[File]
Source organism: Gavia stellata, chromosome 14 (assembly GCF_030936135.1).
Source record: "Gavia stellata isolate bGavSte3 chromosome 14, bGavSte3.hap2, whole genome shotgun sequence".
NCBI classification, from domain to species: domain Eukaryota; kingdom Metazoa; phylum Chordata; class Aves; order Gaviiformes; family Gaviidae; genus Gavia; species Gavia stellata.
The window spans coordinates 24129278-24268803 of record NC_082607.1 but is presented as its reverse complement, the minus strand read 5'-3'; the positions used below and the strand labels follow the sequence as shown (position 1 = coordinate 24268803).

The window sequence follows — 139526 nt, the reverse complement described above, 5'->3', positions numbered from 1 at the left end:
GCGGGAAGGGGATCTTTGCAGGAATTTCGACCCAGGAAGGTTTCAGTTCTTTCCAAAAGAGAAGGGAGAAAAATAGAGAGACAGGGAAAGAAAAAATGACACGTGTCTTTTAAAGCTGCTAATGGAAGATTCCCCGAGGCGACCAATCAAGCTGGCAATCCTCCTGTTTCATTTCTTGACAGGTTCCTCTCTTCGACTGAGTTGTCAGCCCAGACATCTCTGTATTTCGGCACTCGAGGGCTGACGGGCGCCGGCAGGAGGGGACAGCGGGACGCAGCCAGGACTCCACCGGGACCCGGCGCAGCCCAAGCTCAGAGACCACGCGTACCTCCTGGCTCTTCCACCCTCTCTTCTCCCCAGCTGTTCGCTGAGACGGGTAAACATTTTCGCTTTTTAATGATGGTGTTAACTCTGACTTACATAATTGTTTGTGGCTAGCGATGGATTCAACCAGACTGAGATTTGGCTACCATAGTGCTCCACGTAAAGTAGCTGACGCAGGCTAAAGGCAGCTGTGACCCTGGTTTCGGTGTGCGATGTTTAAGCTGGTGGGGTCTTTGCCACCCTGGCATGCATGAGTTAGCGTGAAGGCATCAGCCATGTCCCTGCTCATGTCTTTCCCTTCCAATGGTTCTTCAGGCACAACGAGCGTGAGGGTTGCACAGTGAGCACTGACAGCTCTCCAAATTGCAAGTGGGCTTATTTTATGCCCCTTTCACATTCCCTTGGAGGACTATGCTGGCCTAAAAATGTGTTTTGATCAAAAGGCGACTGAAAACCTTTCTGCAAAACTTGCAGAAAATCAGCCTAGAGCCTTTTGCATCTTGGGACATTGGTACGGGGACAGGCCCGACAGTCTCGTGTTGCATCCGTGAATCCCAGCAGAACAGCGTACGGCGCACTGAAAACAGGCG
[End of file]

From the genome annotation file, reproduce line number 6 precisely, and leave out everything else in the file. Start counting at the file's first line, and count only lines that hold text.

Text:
GCGGGAAGGGGATCTTTGCAGGAATTTCGACCCAGGAAGGTTTCAGTTCTTTCCAAAAGAGAAGGGAGAAAAATAGAGAGACAGGGAAAGAAAAAATGACACGTGTCTTTTAAAGCTGCTAATGGAAGATTCCCCGAGGCGACCAATCAAGCTGGCAATCCTCCTGTTTCATTTCTTGACAGGTTCCTCTCTTCGACTGAGTTGTCAGCCCAGACATCTCTGTATTTCGGCACTCGAGGGCTGACGGGCGCCGGCAGGAGGGGACAGCGGGACGCAGCCAGGACTCCACCGGGACCCGGCGCAGCCCAAGCTCAGAGACCACGCGTACCTCCTGGCTCTTCCACCCTCTCTTCTCCCCAGCTGTTCGCTGAGACGGGTAAACATTTTCGCTTTTTAATGATGGTGTTAACTCTGACTTACATAATTGTTTGTGGCTAGCGATGGATTCAACCAGACTGAGATTTGGCTACCATAGTGCTCCACGTAAAGTAGCTGACGCAGGCTAAAGGCAGCTGTGACCCTGGTTTCGGTGTGCGATGTTTAAGCTGGTGGGGTCTTTGCCACCCTGGCATGCATGAGTTAGCGTGAAGGCATCAGCCATGTCCCTGCTCATGTCTTTCCCTTCCAATGGTTCTTCAGGCACAACGAGCGTGAGGGTTGCACAGTGAGCACTGACAGCTCTCCAAATTGCAAGTGGGCTTATTTTATGCCCCTTTCACATTCCCTTGGAGGACTATGCTGGCCTAAAAATGTGTTTTGATCAAAAGGCGACTGAAAACCTTTCTGCAAAACTTGCAGAAAATCAGCCTAGAGCCTTTTGCATCTTGGGACATTGGTACGGGGACAGGCCCGACAGTCTCGTGTTGCATCCGTGAATCCCAGCAGAACAGCGTACGGCGCACTGAAAACAGGCG